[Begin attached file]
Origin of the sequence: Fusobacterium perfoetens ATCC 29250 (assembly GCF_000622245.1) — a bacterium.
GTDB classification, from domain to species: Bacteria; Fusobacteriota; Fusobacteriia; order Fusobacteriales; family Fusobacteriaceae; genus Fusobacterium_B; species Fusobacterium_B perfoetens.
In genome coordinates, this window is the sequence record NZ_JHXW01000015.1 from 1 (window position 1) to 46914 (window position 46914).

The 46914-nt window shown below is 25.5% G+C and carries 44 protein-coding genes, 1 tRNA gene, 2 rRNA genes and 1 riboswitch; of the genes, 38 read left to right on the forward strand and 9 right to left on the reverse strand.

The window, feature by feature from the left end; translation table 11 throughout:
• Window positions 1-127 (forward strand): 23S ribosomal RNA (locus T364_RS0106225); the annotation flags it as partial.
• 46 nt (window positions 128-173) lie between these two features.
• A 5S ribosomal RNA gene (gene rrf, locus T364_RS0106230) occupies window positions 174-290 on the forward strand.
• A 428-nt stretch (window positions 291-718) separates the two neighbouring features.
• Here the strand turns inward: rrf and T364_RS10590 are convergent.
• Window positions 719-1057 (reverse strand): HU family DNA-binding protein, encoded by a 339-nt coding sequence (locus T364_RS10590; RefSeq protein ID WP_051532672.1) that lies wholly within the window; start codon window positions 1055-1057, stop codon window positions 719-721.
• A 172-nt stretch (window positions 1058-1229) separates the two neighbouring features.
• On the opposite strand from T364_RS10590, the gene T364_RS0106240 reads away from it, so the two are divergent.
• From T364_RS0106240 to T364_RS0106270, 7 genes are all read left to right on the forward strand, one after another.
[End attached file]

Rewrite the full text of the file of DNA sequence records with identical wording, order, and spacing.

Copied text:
Origin of the sequence: Fusobacterium perfoetens ATCC 29250 (assembly GCF_000622245.1) — a bacterium.
GTDB classification, from domain to species: Bacteria; Fusobacteriota; Fusobacteriia; order Fusobacteriales; family Fusobacteriaceae; genus Fusobacterium_B; species Fusobacterium_B perfoetens.
In genome coordinates, this window is the sequence record NZ_JHXW01000015.1 from 1 (window position 1) to 46914 (window position 46914).

The 46914-nt window shown below is 25.5% G+C and carries 44 protein-coding genes, 1 tRNA gene, 2 rRNA genes and 1 riboswitch; of the genes, 38 read left to right on the forward strand and 9 right to left on the reverse strand.

The window, feature by feature from the left end; translation table 11 throughout:
• Window positions 1-127 (forward strand): 23S ribosomal RNA (locus T364_RS0106225); the annotation flags it as partial.
• 46 nt (window positions 128-173) lie between these two features.
• A 5S ribosomal RNA gene (gene rrf, locus T364_RS0106230) occupies window positions 174-290 on the forward strand.
• A 428-nt stretch (window positions 291-718) separates the two neighbouring features.
• Here the strand turns inward: rrf and T364_RS10590 are convergent.
• Window positions 719-1057 (reverse strand): HU family DNA-binding protein, encoded by a 339-nt coding sequence (locus T364_RS10590; RefSeq protein ID WP_051532672.1) that lies wholly within the window; start codon window positions 1055-1057, stop codon window positions 719-721.
• A 172-nt stretch (window positions 1058-1229) separates the two neighbouring features.
• On the opposite strand from T364_RS10590, the gene T364_RS0106240 reads away from it, so the two are divergent.
• From T364_RS0106240 to T364_RS0106270, 7 genes are all read left to right on the forward strand, one after another.